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In 2006, after being declared missing for three weeks, a Japanese man was discovered asleep in the snow in a state similar to hibernation. In animals, hibernation is characterized by slower breathing, lower body temperature, and a slower metabolism. Although humans do not normally hibernate, the doctors who treated the man hypothesized that he had entered a state of hibernation.
Which of the following, if it could be carried out, would be most useful in an evaluation of the above hypothesis?
In this question, we are asked to find a test which will reveal whether the Japanese man hibernated. Since ID cards do not indicate whether someone has hibernated for three weeks, checking the man's ID will not do.
Since hibernation, according to the definition in the argument, is characterized by slower breathing, lower body temperature and a slower metabolism, checking these parameters in the sleeping man will indicate whether he is indeed hibernating.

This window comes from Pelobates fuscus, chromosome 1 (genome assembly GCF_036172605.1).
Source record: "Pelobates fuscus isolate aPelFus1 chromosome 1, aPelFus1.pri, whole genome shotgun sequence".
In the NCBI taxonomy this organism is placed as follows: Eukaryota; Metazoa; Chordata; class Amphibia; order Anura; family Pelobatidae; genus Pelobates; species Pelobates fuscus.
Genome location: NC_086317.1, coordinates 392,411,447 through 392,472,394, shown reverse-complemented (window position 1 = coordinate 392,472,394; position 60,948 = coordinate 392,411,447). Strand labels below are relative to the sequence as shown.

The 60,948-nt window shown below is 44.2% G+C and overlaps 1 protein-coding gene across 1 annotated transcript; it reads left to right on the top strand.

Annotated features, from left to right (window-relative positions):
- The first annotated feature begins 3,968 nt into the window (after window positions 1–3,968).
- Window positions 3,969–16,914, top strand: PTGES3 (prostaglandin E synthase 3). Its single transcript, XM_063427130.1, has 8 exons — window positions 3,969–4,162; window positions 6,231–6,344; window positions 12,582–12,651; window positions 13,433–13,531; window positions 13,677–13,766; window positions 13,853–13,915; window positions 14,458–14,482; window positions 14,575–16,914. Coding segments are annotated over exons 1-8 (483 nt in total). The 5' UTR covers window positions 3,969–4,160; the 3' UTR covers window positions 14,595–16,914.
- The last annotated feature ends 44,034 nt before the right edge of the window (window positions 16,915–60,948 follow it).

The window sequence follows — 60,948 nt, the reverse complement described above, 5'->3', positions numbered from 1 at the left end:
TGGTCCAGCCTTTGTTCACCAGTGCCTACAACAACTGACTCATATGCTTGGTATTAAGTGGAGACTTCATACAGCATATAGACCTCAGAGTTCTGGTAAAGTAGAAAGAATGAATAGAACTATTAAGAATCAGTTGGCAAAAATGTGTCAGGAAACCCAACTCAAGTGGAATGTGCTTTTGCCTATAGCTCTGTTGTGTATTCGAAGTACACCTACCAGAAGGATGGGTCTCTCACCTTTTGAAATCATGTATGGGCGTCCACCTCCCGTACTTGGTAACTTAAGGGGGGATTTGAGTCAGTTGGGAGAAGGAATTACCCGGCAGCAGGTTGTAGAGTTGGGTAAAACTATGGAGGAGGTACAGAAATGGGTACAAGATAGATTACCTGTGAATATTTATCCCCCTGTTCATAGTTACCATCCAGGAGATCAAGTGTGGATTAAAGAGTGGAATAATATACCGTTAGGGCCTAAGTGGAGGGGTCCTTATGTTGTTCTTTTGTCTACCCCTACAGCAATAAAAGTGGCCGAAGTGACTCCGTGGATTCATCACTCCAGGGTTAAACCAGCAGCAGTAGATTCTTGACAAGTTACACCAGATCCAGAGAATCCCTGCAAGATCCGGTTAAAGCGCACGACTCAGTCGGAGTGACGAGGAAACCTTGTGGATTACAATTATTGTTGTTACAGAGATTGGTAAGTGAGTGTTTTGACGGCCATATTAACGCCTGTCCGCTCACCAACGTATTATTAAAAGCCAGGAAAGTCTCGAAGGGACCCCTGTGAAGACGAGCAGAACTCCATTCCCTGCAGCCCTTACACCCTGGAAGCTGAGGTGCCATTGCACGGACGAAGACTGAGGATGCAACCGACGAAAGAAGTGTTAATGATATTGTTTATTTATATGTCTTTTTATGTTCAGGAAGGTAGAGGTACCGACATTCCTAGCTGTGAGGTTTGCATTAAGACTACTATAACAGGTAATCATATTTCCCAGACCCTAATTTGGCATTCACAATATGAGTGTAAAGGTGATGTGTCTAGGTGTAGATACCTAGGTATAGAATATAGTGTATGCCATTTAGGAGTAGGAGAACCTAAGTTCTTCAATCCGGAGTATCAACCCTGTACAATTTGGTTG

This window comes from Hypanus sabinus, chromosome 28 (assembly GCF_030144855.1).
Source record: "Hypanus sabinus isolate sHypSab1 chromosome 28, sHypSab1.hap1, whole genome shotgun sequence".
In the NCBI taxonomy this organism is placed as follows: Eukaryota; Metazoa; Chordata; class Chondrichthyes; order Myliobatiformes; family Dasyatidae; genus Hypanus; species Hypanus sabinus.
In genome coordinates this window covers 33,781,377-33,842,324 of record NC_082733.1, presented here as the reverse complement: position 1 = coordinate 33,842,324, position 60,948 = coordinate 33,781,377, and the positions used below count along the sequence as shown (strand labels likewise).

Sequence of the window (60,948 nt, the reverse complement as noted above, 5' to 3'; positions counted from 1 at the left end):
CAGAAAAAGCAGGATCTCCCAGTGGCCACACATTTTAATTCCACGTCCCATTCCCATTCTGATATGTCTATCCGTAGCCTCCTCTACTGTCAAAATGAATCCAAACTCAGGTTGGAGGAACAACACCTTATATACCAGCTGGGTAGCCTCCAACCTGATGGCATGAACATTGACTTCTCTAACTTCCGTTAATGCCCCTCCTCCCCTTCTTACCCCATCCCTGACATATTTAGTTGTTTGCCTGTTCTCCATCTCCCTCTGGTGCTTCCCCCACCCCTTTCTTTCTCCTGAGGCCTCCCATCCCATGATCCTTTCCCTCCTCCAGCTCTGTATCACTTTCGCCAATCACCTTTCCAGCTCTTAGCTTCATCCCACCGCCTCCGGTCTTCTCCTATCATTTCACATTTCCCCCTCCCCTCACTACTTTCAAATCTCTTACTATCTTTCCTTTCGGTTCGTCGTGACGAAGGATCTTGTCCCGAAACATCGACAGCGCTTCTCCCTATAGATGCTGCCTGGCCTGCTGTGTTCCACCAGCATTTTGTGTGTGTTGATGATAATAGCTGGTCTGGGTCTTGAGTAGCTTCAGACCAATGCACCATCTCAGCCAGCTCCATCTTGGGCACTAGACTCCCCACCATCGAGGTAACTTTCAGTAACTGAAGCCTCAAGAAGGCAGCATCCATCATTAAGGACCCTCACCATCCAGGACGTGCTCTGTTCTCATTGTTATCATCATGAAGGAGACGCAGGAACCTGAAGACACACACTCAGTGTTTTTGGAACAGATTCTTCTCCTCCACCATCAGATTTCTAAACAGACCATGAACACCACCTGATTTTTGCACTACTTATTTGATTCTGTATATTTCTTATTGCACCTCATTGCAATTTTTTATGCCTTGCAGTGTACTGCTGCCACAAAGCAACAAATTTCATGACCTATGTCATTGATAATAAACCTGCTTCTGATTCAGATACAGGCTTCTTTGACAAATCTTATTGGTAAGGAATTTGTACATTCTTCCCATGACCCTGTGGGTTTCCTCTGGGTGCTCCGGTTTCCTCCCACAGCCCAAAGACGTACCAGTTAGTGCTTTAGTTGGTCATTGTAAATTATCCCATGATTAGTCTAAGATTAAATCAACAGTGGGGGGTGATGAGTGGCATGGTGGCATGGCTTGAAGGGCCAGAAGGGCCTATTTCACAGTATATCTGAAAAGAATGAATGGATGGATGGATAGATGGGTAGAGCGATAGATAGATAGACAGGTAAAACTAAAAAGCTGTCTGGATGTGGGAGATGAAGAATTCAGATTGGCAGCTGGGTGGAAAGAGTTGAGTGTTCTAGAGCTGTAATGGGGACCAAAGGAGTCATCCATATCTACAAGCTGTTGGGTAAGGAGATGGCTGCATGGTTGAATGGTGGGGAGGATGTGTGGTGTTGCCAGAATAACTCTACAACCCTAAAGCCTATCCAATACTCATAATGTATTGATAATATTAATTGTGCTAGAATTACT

Whether the man was part of an experiment does not eliminate or confirm the possibility that he was in a state of hibernation. Therefore, this is not a suitable factor for checking for hibernation.
We are asked to find a test which will reveal whether the Japanese man hibernated. Whether another person manages to hibernate is irrelevant as it will not tell us anything about the Japanese man in the question.
Merely being raised by animals does not necessarily mean one can hibernate. Furthermore, it does not indicate whether the Japanese man was hibernating when he was found in 2006.